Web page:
In this Complaint, Houck alleges that Stephen Schelinase, M.D., and Vincent Siracusano, M.D, prescribed Risperdal for him between 2015 and 2017, and as a result of the medication, he developed gynecomastia (enlargement of male breasts).[2] He asks for damages of “ $100 million or $60 million” or to settle the case. ECF 1 at 5, 7. Houck alleges he was not informed that gynecomastia was a possible side effect of the medication. Of import, Houck does not claim that he is presently taking Risperdal, is forcibly administered this medication, [3] or he is in imminent danger of physical harm due to having taken the drug. He provides no grounds to excuse him from paying the filing fee under § 1915(g). He will be denied leave to proceed in forma pauperis and granted 21 days to pay the filing fee for this case.

         Houck has filed at least five other cases claiming he developed enlarged breasts as a result of the medication, none of which has resulted in a decision in Houck's favor. See e.g. Houck v. Schelinase, GJH-18-2880, 2019 WL 1493312 (D. Md. April 4, 2019); Houck v. Janssen Pharmaceuticals, Inc., GJH-17-1136 (D. Md. April 28, 2017); Houck v. Siracusano, GJH-16-1323, 2017 WL3500400 (D. Md. August 15, 2017); Houck v. Wexford Health Sources Inc., GJH-15-3639, 2106 WL 6634858 (D. Md. November 7, 2016); Houck v. Department of Public Safety and Correctional Services, GJH-15-1883, 2015 WL 7721813, (D. Md. November 30, 2015) (consol with GJH-15-1912; GJH-15-2051). If this matter proceeds, Defendants may likely assert res judicta as an affirmative defense, as they did in Houck v. Siracusano, GJH-16-1323, 2017 WL3500400 *5. GJH-16-1323, 2017 WL3500400.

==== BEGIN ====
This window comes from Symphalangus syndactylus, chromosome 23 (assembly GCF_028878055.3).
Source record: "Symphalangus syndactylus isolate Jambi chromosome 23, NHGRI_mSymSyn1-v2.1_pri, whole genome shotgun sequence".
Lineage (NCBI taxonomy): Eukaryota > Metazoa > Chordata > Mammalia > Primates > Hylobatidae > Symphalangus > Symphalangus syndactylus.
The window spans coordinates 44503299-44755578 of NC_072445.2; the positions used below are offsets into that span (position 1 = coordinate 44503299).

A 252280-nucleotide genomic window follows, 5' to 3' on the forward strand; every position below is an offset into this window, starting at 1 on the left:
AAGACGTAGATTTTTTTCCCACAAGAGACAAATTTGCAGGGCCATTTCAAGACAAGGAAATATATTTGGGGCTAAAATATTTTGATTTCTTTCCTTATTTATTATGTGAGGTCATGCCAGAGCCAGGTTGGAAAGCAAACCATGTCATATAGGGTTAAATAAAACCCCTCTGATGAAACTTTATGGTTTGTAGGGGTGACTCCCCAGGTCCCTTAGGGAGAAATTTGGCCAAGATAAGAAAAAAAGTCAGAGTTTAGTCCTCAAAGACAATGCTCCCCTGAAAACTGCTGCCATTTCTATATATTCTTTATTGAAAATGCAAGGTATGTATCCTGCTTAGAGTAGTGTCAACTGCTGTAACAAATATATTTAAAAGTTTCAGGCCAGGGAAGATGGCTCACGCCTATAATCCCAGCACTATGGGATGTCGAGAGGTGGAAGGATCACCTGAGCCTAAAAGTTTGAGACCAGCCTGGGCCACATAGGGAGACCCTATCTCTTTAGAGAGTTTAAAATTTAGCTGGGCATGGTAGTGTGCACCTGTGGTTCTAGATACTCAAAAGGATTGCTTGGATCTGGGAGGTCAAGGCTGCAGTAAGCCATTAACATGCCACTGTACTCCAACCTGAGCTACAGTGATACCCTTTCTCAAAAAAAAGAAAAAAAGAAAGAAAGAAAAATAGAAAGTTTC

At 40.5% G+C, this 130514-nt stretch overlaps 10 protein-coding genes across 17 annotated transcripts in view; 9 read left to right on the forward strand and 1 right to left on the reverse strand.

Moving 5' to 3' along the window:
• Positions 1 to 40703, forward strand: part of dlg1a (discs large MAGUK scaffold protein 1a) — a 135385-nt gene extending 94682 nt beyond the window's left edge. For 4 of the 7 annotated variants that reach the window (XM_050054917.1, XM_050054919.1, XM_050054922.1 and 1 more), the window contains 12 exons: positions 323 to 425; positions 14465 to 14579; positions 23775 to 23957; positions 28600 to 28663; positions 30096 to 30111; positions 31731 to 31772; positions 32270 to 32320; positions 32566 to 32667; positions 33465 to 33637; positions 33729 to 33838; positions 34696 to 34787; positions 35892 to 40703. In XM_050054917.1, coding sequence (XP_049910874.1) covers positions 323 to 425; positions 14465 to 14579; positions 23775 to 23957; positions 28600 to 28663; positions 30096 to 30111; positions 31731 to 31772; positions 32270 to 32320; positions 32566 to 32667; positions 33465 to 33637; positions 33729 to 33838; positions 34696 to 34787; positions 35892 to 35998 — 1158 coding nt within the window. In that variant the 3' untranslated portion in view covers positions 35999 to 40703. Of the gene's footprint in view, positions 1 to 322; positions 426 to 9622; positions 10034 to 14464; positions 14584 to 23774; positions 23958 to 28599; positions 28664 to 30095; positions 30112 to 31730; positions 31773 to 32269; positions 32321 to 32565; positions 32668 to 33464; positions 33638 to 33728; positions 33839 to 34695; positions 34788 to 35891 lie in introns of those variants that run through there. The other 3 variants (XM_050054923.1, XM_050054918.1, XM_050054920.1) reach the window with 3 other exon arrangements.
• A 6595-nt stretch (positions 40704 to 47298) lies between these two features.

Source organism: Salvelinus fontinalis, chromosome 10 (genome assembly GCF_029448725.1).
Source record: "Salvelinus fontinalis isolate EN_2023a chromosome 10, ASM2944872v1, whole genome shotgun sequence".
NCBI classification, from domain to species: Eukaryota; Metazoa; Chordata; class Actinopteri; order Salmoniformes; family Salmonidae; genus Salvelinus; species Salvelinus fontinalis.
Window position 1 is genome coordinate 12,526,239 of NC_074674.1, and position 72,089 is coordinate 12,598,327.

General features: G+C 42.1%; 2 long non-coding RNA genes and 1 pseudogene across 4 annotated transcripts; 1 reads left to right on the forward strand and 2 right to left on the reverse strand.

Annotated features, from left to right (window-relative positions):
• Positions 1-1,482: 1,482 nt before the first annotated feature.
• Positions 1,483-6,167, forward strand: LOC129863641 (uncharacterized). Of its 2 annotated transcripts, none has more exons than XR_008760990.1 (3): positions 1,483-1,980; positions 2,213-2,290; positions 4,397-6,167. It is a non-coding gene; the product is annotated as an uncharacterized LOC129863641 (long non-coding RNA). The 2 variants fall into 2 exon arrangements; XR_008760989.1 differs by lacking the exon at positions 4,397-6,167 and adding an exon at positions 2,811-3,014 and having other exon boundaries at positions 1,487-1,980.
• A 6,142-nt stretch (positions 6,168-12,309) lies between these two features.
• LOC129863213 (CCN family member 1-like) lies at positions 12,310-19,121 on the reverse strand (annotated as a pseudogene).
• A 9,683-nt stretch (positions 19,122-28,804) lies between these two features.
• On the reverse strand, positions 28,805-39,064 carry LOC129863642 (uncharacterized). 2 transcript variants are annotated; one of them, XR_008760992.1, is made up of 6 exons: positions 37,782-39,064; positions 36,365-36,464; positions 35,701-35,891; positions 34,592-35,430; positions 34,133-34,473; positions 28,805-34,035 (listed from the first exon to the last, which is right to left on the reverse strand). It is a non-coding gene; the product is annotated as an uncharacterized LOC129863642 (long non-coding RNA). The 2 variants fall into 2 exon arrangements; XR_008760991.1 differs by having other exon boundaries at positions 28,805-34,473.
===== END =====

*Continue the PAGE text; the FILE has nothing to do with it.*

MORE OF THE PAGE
For these reasons, the Court will deny Houck's Motions for Leave to Proceed in Forma Pauperis in the above cases and grant him 21 days to pay the $400 filing fee in each case. If Houck fails to pay the filing fee within this time, the case will ...